E317 Can You Sell Your Inherited Property?
We get this question quite often – can you sell your inherited property? The answer to this depends on many factors. First, you need to figure out if you can sell an inherited property. Here are a few steps for you to take to answer this, before you can decide if you need a probate lawyer or professional executor.
Check the deed to confirm you inherit
First, check the deed to see if the decedent actually owned the property. Some people stay in a home long after another relative has passed or they are long-term renters. It’s actually easy these days to get a copy of deed online. One example is ACRIS here in New York. Most other states and counties are similar.
One note – it is a bit harder to obtain documents for co-ops (co-ops always worse during the probate process). You would need to call the management company for the information, which is sometimes like pulling teeth. They will need to check their internal records for the owner, and they may not provide you with the information.
Once you have the deed, you want to clarify the owner. Is it the decedent? Was it in a trust? Is it in some other relative’s name? Let’s say it’s your uncle who passed, but he actually moved into the house after your grandfather passed years before. It could likely still be in your grandfather’s name. That would add a few layers of complexity to ownership. Deeds can also have joint owners, and co-ops can have beneficiaries. If there is a joint owner or beneficiary, and it’s not you, then you don’t own it.
What happens to a mortgage when house is inherited?
The next step is to see if there is a mortgage. When someone passes, the mortgage has to be paid off. So, it’s important to find out if there is a mortgage and how much it is. It doesn’t mean the heir is immediately on the hook for the mortgage payments, but it does need to be settled before the house is sold. If the mortgage amount balance is really large or underwater, it will definitely affect how you approach the estate. If the estate is close to or completely insolvent it makes the estate very cash poor, which changes how the estate is administered.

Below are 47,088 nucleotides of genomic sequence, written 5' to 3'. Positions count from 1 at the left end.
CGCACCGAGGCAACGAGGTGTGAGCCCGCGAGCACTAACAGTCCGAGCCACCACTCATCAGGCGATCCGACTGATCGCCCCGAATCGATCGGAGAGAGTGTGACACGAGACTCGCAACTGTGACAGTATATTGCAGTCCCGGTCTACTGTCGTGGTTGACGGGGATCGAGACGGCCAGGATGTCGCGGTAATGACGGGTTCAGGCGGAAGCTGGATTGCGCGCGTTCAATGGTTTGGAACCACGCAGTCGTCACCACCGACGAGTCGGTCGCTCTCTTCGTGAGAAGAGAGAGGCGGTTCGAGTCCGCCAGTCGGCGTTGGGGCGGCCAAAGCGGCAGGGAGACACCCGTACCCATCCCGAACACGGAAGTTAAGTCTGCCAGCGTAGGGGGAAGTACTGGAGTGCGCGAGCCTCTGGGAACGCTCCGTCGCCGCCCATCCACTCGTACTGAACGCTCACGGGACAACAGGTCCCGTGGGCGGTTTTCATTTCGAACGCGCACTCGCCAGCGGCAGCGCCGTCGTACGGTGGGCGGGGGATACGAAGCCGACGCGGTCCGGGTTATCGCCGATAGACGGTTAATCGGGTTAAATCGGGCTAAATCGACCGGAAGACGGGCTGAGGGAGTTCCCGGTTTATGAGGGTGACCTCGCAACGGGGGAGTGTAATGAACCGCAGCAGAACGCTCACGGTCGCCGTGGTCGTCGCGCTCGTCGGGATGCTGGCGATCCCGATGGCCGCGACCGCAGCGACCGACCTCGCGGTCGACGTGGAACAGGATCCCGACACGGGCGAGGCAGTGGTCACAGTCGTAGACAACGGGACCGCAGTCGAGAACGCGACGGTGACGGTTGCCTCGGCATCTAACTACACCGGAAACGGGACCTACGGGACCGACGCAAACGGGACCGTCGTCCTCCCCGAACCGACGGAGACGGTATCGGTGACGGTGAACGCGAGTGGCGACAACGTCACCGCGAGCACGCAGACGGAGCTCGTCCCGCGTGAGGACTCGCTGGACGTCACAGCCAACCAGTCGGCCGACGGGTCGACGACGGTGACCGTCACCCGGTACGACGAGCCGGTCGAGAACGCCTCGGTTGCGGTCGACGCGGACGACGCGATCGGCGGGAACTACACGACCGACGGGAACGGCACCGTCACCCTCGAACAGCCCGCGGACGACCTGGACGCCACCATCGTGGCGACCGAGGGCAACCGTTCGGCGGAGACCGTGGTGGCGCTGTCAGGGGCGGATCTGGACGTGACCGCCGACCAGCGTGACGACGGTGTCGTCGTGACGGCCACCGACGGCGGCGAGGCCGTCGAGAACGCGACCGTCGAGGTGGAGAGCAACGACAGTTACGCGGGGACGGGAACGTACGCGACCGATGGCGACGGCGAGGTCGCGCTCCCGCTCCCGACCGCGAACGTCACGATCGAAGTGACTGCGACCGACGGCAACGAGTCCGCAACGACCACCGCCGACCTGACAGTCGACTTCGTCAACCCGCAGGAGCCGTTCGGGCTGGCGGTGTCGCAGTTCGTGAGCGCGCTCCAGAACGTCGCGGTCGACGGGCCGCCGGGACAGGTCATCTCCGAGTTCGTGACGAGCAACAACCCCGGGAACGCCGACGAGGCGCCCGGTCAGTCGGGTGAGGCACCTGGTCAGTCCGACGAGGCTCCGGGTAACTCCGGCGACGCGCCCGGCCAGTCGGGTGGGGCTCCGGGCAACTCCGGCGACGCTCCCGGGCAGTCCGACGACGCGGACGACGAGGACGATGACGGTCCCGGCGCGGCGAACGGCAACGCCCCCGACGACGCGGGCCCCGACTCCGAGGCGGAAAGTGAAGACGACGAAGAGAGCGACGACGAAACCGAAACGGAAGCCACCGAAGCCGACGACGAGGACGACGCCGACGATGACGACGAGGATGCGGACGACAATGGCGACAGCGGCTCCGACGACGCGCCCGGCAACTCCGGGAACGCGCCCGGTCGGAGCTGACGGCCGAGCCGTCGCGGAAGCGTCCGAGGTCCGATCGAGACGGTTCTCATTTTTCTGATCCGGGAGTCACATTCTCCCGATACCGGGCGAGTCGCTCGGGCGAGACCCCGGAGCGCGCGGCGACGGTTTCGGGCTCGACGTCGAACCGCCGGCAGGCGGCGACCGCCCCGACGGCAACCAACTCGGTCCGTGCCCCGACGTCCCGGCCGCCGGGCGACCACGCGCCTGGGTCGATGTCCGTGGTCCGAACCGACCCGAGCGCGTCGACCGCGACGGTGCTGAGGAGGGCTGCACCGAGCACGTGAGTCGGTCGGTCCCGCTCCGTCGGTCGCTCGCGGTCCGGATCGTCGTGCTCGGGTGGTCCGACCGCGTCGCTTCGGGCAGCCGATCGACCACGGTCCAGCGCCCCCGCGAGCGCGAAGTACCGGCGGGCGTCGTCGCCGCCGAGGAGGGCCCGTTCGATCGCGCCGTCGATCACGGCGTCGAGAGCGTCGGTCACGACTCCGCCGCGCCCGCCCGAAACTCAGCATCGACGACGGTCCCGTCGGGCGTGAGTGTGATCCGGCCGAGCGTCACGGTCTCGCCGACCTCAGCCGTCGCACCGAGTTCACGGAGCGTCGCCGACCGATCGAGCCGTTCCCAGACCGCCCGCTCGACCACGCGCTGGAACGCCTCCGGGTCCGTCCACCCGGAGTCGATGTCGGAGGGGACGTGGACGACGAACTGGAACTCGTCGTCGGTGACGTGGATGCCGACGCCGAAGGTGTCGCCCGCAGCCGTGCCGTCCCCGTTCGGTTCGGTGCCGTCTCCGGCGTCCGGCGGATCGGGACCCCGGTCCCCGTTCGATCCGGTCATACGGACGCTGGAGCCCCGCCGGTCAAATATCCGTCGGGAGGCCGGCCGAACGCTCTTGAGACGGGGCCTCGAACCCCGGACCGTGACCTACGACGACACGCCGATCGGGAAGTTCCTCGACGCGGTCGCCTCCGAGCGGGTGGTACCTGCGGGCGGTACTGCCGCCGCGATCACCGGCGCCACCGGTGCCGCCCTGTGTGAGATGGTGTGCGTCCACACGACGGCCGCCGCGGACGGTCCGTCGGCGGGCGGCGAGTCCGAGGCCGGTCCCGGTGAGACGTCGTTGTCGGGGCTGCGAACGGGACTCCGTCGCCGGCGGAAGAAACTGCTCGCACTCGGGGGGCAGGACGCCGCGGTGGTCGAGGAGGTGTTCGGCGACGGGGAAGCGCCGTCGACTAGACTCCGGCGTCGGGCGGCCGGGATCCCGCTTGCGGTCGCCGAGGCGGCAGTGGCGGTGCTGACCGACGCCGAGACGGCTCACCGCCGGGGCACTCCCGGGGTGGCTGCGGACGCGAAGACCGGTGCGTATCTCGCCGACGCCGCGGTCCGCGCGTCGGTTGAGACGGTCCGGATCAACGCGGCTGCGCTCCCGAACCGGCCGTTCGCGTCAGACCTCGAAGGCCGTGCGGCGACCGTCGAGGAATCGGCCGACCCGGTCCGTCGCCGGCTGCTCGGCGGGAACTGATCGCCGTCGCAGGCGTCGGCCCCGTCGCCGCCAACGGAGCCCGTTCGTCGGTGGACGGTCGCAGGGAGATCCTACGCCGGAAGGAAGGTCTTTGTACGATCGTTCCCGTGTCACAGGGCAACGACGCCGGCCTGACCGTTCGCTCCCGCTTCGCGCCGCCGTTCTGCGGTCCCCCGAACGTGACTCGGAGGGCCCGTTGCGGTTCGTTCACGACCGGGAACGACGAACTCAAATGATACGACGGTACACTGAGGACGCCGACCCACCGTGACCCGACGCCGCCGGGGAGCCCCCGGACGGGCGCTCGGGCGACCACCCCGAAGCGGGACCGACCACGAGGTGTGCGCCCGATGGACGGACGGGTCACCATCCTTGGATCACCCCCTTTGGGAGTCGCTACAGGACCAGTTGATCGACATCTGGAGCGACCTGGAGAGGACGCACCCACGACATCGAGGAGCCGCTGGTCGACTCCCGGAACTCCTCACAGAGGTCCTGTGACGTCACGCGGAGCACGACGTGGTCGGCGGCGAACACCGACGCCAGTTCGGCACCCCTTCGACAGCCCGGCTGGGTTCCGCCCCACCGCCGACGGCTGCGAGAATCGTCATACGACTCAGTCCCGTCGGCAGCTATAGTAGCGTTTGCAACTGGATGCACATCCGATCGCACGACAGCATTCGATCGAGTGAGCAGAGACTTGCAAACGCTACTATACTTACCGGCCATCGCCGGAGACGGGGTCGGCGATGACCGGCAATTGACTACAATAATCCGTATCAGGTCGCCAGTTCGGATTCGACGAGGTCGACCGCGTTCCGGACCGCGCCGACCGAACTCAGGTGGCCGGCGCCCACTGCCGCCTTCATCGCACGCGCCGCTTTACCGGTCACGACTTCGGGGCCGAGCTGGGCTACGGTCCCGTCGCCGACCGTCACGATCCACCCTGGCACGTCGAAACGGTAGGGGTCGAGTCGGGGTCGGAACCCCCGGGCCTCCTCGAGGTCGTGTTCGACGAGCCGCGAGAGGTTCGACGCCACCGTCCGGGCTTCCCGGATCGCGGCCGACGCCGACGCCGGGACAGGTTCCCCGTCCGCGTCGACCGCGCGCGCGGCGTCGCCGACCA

Checking for a mortgage is similar to checking for a deed. Except for co-ops, mortgage information may be found online, on the statements that come in the mail, tax assessment offices, or on tax returns.
In addition to searching for mortgages, you also want to look for potential larger debts. If there are tax debts, public assistance or Medicaid debts, second mortgages, etc., these debts must be paid first before anyone can get paid out from the proceeds from the real estate sale.
Did you inherit tenants, too?
Lastly, to determine if you can or want to sell the property, you need to figure out if the property is occupied. Did you inherit tenants? Is it vacent? If it’s occupied, it will affect how you approach the estate. For example, if there is another heir living there and won’t leave, that is a whole set of additional problems. If it’s an actual tenant, it’s not as clear cut as one would expect either. More often than not, tenants after the owner pass create problems and lose their moral compass. Evicting or removing tenants is usually a nightmare. It may change your approach to selling the property.
Check out Anthony’s book, “How Probate Works,” which will break down what is involved with administering a decedent’s estate with property.
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